Presentation on theme: "PSYC 1000 Lecture 52. Perspectives: Defining Psychological Disorder is a “harmful dysfunction” in which behavior is judged to be: –Atypical: not enough."— Presentation transcript:
Perspectives: Defining Psychological Disorder is a “harmful dysfunction” in which behavior is judged to be: –Atypical: not enough in itself, and sometimes disorders widespread –Disturbing: varies with time & culture –Maladaptive: harmful –Unjustifiable: occasionally justified Standards vary with History and Culture –Sexual arousal and orgasm –Homosexuality –Hearing voices
What is abnormal? Distress or disability: An individual experiences debilitating functioning, producing risk of physical and/or psychological deterioration or loss of freedom of action Maladaptiveness: An individual behaves in a fashion which hinders goal attainment, undermines well- being, or often interferes significantly with the goals of others and needs of society Irrationality: An individual acts or speaks in ways that are incomprehensible to others Unpredictability: An individual behaves incongruently with environmental demands, often as though the person experiences loss of control
What is abnormal? Unconventionality and statistical rarity: An individual violates norms of socially acceptable behaviour in a manner that is statistically rare Observer discomfort: An individual behaves such that it makes others uncomfortable because they feel threatened or distressed Violation of moral and ideal standards: An individual violates expectations for how one ought to behave, according to societal norms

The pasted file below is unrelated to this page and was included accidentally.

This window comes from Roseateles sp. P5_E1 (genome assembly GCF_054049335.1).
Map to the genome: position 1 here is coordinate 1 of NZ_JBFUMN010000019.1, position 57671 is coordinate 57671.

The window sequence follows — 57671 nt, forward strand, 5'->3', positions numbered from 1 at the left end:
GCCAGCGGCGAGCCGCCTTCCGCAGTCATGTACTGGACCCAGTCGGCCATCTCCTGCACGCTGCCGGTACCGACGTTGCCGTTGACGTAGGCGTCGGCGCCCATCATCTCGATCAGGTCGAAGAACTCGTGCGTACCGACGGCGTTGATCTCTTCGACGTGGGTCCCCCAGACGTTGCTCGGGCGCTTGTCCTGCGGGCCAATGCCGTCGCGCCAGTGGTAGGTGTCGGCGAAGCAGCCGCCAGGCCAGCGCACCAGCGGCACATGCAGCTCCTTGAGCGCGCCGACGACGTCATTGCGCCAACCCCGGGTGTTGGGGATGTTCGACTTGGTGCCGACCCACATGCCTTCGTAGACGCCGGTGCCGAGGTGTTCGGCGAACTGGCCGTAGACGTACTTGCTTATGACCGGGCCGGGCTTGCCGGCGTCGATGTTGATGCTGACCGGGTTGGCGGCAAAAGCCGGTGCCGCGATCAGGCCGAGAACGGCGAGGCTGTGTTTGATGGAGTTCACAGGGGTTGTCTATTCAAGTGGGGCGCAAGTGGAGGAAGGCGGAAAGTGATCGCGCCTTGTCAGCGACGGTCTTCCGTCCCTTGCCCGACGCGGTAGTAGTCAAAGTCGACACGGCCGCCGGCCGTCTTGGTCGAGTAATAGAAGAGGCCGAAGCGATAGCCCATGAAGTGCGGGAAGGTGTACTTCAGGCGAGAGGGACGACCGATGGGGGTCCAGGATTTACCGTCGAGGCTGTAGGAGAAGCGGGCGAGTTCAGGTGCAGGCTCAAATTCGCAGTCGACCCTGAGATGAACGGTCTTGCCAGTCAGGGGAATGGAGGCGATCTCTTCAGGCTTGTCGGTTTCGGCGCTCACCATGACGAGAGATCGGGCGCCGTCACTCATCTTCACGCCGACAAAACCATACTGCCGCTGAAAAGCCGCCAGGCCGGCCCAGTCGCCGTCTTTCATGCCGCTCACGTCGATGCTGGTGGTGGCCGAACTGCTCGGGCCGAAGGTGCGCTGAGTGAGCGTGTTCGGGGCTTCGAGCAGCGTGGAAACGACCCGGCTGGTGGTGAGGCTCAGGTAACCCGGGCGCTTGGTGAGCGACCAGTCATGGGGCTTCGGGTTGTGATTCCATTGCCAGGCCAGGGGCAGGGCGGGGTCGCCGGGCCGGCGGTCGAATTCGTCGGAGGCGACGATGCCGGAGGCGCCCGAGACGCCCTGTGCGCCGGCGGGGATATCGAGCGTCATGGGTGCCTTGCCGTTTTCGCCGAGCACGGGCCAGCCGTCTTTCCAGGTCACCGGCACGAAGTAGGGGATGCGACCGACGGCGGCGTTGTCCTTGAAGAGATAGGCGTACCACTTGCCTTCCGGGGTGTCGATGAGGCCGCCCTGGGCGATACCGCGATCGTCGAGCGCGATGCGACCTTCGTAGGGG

Myths related to Mental Illness People with mental disorders are homicidal –No difference in reality although overrepresented in penal system –“A Statistics Canada report found that during the period from 1974 to 1992, a married woman was nine times more likely to be killed by her husband than a stranger.” http://www.cfc-cafc.gc.ca/pol- leg/res-eval/factsheets/domestic_e.asphttp://www.cfc-cafc.gc.ca/pol- leg/res-eval/factsheets/domestic_e.asp –A person with schizophrenia is more likely to be a victim rather than a perpetrator of a violent crime –More information at http://www.mss.mb.ca/concerns.htm